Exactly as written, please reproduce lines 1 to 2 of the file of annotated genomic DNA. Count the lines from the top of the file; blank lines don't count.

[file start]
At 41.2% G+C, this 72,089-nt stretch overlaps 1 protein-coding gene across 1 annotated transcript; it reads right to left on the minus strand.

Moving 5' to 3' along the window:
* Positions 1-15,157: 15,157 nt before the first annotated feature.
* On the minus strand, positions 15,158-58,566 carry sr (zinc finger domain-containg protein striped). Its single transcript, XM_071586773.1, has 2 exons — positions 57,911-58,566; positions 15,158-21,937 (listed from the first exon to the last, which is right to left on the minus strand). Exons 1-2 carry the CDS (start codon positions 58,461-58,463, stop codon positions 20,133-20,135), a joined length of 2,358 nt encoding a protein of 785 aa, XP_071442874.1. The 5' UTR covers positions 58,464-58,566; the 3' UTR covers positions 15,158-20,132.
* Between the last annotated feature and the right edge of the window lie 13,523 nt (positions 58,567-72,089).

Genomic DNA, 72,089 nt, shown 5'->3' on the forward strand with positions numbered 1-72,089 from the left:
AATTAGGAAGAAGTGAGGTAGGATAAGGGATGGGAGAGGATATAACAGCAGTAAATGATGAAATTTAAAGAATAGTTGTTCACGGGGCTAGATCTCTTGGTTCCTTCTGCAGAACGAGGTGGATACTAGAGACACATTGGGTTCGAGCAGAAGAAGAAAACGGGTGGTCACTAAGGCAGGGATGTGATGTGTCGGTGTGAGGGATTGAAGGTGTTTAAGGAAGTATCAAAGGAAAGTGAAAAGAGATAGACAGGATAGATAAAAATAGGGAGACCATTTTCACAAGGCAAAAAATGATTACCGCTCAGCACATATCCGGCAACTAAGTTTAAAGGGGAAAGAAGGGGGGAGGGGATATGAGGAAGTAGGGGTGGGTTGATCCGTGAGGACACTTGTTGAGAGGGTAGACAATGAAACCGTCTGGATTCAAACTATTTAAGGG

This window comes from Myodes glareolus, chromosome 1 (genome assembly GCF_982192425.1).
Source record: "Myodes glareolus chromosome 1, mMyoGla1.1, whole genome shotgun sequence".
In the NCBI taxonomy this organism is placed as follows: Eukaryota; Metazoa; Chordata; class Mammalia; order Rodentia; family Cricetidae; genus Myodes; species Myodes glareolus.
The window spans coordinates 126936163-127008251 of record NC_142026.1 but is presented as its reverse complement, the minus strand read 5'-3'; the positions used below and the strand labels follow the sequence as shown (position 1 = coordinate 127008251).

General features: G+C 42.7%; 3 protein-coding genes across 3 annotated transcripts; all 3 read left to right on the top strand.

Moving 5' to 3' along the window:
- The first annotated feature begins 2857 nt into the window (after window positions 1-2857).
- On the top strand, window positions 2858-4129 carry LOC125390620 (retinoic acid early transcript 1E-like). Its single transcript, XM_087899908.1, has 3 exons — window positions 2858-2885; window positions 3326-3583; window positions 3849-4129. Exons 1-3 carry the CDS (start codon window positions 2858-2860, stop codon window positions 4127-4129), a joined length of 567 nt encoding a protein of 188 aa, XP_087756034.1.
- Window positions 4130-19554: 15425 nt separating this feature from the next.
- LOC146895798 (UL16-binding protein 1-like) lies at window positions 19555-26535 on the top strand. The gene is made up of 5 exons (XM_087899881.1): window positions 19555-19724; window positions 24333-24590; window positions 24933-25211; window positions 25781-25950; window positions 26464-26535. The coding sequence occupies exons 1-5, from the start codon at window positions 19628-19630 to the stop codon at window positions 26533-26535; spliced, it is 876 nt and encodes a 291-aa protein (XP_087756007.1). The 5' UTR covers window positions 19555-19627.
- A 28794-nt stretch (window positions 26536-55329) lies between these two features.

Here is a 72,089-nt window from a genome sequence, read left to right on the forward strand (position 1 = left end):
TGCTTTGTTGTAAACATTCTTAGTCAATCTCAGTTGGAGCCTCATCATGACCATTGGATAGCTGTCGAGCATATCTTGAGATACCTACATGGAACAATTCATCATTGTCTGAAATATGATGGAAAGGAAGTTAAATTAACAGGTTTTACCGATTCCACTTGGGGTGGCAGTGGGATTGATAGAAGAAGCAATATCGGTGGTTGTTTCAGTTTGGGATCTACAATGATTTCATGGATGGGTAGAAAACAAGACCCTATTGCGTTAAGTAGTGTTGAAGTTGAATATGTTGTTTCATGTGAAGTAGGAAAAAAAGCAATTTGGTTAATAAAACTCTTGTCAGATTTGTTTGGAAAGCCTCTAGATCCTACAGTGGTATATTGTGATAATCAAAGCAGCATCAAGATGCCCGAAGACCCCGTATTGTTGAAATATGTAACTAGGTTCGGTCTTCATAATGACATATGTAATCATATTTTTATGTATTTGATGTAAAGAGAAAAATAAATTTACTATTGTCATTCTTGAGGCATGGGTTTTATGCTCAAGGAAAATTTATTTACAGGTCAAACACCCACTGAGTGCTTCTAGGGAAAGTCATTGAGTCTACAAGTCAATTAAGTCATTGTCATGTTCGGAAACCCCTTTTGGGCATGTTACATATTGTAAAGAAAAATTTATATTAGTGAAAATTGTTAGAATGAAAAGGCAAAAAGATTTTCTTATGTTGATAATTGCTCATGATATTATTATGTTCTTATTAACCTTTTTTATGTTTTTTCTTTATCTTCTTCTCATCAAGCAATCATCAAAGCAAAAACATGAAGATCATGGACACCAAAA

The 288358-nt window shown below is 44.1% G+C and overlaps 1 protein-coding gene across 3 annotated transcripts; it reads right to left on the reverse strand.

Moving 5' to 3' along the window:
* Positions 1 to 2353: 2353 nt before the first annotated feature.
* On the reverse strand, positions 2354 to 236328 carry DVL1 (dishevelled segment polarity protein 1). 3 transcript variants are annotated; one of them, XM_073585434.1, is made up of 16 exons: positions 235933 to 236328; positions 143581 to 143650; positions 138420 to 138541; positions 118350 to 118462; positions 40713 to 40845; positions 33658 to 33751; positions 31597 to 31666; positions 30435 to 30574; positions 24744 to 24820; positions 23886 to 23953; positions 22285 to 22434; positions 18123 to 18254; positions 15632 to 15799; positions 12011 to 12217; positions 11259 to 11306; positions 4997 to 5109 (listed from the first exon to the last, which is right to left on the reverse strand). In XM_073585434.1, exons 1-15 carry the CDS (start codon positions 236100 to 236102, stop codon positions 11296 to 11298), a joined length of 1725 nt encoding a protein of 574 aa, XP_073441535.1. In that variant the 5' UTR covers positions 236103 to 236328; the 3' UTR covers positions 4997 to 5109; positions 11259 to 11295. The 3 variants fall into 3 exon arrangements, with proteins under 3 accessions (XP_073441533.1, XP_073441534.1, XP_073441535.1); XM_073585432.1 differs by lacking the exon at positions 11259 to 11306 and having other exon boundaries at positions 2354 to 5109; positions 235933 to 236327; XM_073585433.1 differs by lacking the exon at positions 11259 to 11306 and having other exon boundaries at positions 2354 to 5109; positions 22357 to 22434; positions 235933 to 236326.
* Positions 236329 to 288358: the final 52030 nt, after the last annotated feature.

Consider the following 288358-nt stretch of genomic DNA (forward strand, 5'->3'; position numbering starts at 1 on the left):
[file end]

At 41.2% G+C, this 72,089-nt stretch overlaps 1 protein-coding gene across 1 annotated transcript; it reads right to left on the minus strand.

Moving 5' to 3' along the window: